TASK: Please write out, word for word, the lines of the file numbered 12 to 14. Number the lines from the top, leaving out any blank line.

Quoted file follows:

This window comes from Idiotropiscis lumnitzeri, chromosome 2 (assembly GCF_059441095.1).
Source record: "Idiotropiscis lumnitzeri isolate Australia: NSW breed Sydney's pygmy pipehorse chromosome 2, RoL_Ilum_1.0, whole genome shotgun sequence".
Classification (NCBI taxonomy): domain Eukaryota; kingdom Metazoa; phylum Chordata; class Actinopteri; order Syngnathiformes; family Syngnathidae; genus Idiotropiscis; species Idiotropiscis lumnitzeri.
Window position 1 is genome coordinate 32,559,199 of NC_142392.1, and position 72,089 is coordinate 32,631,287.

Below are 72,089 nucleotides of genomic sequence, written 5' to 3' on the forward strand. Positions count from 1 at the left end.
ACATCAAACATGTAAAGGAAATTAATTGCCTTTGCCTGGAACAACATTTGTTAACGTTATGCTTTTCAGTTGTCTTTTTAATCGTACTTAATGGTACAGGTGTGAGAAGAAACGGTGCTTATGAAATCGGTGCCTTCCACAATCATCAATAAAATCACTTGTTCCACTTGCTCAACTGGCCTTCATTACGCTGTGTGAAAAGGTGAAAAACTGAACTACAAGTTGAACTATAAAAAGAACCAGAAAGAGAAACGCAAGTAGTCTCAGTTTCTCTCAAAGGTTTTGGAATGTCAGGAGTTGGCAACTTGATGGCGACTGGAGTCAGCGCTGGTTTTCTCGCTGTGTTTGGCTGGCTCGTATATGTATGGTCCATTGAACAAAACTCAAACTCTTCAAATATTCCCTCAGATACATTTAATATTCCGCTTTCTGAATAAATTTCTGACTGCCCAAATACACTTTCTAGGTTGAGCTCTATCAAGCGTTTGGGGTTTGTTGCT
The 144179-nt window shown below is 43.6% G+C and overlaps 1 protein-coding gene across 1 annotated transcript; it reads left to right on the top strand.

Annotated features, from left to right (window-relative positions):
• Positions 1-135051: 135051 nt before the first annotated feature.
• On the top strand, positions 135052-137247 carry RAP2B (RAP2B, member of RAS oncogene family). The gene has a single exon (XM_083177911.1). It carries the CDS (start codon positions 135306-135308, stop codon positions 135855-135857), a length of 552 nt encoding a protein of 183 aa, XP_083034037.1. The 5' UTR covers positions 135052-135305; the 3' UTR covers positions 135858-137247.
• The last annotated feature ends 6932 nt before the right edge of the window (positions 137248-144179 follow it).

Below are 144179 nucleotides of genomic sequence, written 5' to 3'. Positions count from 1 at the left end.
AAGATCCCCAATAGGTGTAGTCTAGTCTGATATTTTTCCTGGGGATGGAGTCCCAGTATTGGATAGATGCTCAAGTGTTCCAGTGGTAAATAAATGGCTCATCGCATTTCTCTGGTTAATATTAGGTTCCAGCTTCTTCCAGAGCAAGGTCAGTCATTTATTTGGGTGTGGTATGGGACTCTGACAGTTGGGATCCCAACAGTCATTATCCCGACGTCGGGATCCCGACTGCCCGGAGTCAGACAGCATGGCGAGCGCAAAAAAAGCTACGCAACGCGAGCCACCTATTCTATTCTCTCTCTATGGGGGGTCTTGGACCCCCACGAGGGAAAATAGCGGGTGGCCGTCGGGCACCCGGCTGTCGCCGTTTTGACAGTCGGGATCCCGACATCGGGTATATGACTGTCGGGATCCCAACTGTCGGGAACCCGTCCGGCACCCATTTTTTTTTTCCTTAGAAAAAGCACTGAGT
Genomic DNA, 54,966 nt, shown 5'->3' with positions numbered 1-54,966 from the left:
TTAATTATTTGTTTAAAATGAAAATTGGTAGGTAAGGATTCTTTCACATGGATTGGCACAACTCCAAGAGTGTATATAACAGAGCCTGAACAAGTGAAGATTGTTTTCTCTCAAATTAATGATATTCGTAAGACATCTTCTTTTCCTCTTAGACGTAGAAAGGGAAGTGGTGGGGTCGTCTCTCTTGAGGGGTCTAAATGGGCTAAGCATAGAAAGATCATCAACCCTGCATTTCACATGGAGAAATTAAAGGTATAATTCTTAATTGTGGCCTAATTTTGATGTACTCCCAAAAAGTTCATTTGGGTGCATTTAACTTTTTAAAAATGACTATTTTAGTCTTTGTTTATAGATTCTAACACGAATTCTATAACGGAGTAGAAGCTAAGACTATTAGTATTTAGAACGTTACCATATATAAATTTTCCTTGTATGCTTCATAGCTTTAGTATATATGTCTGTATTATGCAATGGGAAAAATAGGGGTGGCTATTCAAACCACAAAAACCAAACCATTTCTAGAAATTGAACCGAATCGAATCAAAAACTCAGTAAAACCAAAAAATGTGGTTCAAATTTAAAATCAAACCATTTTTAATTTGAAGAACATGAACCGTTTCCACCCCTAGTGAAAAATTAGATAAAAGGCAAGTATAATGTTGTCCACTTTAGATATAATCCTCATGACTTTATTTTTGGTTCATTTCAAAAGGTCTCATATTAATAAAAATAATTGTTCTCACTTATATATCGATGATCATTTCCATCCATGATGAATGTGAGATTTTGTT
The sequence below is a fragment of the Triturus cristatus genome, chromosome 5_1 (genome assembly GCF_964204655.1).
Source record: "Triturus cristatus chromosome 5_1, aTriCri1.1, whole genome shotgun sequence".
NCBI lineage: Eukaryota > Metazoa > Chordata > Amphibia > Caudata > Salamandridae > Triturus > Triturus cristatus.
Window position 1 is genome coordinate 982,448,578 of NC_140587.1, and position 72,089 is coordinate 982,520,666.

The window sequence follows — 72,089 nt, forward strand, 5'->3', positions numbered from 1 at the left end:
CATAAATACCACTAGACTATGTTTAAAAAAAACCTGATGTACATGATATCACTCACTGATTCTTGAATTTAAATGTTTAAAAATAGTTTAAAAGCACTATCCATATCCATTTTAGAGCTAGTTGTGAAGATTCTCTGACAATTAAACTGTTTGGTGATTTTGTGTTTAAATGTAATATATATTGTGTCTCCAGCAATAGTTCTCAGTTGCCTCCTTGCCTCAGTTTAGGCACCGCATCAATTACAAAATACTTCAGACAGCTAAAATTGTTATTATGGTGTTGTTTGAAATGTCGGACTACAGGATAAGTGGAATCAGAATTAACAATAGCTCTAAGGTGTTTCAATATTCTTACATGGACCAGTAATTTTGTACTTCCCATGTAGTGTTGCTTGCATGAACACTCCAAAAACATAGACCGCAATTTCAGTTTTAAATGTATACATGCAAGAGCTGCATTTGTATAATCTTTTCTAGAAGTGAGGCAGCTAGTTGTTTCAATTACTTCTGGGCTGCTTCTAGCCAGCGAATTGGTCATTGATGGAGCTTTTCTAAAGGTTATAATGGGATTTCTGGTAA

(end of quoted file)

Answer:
Below are 144179 nucleotides of genomic sequence, written 5' to 3'. Positions count from 1 at the left end.
AAGATCCCCAATAGGTGTAGTCTAGTCTGATATTTTTCCTGGGGATGGAGTCCCAGTATTGGATAGATGCTCAAGTGTTCCAGTGGTAAATAAATGGCTCATCGCATTTCTCTGGTTAATATTAGGTTCCAGCTTCTTCCAGAGCAAGGTCAGTCATTTATTTGGGTGTGGTATGGGACTCTGACAGTTGGGATCCCAACAGTCATTATCCCGACGTCGGGATCCCGACTGCCCGGAGTCAGACAGCATGGCGAGCGCAAAAAAAGCTACGCAACGCGAGCCACCTATTCTATTCTCTCTCTATGGGGGGTCTTGGACCCCCACGAGGGAAAATAGCGGGTGGCCGTCGGGCACCCGGCTGTCGCCGTTTTGACAGTCGGGATCCCGACATCGGGTATATGACTGTCGGGATCCCAACTGTCGGGAACCCGTCCGGCACCCATTTTTTTTTTCCTTAGAAAAAGCACTGAGT
Genomic DNA, 54,966 nt, shown 5'->3' with positions numbered 1-54,966 from the left: